I walked in that wide loop for a long time, just savoring the freshness of the air and the presence of the flowers and the singing of the wind on the tops of the hills. It’s moments like that which give me the ability to go back to being a mama with more gentleness. Walking and solitude and beauty give me the chance to be restored. They save the way I talk to my toddler, or my husband or my friends. They change the way I write, process, imagine. They save the way I see the world, the way I understand beauty and its small saving graces. Yes, beauty will save the world, one wildflower, one tired mama at a time.

There’s hope in this knowledge; when I can’t find or get to beauty, I can know it still exists. It still changes things. It still saves in it’s own small God-made ways. And when I can, it saves me, sends me back to God again in ways that don’t quite happen in a church. Yes, beauty will save the world, sometimes whether we realize it or not.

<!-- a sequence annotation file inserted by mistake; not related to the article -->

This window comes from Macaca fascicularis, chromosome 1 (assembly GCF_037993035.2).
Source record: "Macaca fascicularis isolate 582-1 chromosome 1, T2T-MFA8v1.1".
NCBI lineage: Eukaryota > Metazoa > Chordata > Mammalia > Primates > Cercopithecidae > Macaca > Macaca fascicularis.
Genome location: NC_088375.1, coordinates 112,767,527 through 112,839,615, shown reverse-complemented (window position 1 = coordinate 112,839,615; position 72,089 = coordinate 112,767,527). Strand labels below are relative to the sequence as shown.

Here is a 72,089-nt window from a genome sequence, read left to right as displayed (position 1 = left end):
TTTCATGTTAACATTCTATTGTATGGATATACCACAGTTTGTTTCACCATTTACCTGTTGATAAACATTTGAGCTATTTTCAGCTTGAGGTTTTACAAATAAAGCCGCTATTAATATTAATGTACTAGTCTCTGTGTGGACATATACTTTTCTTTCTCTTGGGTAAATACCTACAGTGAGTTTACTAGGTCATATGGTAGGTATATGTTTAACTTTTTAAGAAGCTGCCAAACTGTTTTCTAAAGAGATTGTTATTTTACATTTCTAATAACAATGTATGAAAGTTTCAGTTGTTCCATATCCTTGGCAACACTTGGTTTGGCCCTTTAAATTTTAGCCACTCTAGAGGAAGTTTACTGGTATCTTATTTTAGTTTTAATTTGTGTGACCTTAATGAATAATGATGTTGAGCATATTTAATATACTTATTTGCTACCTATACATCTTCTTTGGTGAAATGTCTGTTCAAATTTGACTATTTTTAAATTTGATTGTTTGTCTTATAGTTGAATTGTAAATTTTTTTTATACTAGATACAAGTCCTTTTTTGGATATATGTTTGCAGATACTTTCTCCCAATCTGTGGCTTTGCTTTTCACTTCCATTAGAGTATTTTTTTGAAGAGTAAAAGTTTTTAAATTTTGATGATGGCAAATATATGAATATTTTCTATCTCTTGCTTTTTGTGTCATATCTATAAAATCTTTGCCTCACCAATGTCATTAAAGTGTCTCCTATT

your story

I have had a head cold for three weeks and counting now. I’m not even disgusted by going around the house, picking up my used tissues, or scooping up the pile of snotty toilet paper that’s inevitably accrued next to my bed each morning. I just do it. I’m tired of it, sure, and I cry with frustration sometimes when I just want to take a short walk without feeling exhausted or blowing my nose in the cold again, but whatever. I’ll get better eventually. (I’ve been to a doctor and there really is nothing serious wrong with me. Don’t worry.)

In an attempt to self-medicate against the discouragement of feeling like crap all the time, I’ve been binging good books, listening to all the podcasts, and enjoying conversations even though they kill my already-sore throat. But none of those things have had the substance I’m looking for. No matter which encouraging thing I listen to or what lovely ideas and lives I read about, they don’t really cheer me up. Because I start to get jealous. Even in the little conversations, envy of my friends’ non-congested voices and un-achy throats starts to creep in. I don’t like jealousy, and here it is even in the moments when I’m just trying to find a little courage.